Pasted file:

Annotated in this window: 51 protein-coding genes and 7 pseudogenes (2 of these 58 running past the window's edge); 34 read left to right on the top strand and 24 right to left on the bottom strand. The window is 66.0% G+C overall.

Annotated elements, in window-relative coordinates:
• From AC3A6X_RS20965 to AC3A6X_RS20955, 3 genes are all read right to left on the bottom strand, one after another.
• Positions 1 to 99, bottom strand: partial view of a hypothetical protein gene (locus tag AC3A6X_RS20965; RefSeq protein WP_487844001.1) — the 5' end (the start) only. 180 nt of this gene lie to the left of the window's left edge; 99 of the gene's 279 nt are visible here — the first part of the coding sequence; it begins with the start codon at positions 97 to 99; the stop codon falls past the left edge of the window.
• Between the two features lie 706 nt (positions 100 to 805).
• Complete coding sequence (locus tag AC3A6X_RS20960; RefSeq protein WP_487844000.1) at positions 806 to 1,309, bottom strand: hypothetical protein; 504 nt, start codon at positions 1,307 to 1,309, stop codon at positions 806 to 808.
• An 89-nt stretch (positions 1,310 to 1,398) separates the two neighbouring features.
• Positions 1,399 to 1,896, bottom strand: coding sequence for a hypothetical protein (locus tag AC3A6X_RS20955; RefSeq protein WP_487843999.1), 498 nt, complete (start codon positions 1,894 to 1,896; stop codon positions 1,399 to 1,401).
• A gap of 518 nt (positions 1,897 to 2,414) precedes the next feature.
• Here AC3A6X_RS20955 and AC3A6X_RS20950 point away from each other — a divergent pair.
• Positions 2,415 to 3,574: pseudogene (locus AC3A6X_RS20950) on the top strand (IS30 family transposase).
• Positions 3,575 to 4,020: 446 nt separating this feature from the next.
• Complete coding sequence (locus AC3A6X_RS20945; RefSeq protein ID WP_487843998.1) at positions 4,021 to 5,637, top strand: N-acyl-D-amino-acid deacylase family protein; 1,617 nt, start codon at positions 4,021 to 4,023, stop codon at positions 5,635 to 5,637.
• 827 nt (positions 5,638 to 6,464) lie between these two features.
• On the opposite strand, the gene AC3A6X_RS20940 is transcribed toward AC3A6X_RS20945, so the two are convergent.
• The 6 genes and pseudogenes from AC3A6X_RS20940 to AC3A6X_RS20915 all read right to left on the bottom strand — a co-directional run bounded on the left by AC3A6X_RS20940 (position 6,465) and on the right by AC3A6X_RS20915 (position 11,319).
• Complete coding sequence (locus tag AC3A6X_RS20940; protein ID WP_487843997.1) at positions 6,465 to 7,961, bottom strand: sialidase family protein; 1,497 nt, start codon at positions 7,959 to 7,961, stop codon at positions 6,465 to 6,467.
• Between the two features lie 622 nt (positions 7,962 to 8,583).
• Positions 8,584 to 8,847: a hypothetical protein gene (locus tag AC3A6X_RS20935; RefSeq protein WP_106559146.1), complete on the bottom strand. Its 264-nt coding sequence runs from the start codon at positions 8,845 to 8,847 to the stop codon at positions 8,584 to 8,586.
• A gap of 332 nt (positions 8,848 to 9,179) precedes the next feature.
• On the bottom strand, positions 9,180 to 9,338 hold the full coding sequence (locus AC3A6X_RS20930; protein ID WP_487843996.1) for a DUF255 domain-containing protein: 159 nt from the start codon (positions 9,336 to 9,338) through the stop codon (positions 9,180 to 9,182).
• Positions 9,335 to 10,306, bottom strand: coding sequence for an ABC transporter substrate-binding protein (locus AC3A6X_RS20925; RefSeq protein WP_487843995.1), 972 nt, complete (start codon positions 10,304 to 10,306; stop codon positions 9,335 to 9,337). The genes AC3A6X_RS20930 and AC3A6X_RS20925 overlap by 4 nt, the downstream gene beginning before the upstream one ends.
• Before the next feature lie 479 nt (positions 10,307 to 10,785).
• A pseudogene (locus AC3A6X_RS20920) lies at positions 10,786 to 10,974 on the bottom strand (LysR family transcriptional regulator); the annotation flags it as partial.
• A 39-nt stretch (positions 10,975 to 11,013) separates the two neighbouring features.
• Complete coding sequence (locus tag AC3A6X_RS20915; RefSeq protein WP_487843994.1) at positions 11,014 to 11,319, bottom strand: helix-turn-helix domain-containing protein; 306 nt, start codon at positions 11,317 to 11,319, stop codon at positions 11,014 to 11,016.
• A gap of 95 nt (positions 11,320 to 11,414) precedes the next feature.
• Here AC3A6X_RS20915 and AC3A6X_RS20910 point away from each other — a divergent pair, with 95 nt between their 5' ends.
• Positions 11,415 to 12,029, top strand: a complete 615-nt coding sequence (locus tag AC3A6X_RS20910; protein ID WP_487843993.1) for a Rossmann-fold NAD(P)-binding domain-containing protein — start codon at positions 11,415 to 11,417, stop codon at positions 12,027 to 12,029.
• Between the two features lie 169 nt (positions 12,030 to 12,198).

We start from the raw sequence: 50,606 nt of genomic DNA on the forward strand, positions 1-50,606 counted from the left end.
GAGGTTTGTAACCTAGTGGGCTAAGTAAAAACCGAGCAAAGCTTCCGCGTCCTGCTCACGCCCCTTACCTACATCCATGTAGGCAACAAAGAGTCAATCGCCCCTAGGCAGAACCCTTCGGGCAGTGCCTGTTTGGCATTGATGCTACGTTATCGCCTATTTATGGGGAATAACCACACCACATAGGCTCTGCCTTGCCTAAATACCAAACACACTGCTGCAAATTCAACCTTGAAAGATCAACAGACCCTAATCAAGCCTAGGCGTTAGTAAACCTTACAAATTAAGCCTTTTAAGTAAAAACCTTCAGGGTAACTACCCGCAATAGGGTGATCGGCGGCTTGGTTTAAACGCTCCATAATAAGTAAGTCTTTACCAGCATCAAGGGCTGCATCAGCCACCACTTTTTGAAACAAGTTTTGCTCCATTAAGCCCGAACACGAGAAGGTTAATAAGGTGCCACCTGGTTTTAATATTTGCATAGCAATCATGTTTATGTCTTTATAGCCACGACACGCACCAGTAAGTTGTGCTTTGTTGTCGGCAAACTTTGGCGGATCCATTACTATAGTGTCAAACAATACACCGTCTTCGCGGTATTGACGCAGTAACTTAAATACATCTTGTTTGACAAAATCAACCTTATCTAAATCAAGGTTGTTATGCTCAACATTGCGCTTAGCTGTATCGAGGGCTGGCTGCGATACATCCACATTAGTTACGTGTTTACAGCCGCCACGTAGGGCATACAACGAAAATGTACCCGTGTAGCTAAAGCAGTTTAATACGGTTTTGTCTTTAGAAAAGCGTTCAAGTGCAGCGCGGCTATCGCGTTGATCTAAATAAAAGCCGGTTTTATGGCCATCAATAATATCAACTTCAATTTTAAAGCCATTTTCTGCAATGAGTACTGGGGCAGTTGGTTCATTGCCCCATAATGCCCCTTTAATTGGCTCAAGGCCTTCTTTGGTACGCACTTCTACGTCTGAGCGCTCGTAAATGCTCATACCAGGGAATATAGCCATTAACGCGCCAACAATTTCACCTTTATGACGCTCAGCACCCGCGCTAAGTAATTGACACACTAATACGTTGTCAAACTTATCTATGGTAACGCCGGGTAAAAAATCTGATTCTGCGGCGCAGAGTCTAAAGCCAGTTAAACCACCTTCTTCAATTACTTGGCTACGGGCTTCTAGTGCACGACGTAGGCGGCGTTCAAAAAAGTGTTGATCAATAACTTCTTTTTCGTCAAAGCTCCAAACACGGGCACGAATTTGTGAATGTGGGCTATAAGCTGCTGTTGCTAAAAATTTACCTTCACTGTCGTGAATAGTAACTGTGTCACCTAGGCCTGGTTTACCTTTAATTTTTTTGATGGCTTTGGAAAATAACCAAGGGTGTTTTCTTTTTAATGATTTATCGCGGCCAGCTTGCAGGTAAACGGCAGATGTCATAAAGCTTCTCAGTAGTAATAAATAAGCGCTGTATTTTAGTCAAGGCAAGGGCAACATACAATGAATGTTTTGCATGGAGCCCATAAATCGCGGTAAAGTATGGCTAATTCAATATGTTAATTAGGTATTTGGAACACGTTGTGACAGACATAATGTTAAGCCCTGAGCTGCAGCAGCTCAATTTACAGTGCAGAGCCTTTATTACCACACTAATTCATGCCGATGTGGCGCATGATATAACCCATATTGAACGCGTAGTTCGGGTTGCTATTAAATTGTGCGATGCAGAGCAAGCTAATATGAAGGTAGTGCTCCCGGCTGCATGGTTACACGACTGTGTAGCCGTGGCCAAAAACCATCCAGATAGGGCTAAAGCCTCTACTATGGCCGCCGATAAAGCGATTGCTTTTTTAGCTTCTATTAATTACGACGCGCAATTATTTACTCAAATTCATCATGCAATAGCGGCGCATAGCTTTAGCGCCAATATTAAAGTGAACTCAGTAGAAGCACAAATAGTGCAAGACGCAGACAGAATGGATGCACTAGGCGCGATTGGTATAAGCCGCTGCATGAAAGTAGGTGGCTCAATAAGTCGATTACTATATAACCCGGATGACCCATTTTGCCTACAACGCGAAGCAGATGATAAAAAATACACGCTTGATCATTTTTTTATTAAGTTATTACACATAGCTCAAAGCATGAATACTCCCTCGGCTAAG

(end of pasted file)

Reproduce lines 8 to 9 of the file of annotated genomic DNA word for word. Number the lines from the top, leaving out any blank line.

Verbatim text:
• Positions 1,399 to 1,896, bottom strand: coding sequence for a hypothetical protein (locus tag AC3A6X_RS20955; RefSeq protein WP_487843999.1), 498 nt, complete (start codon positions 1,894 to 1,896; stop codon positions 1,399 to 1,401).
• A gap of 518 nt (positions 1,897 to 2,414) precedes the next feature.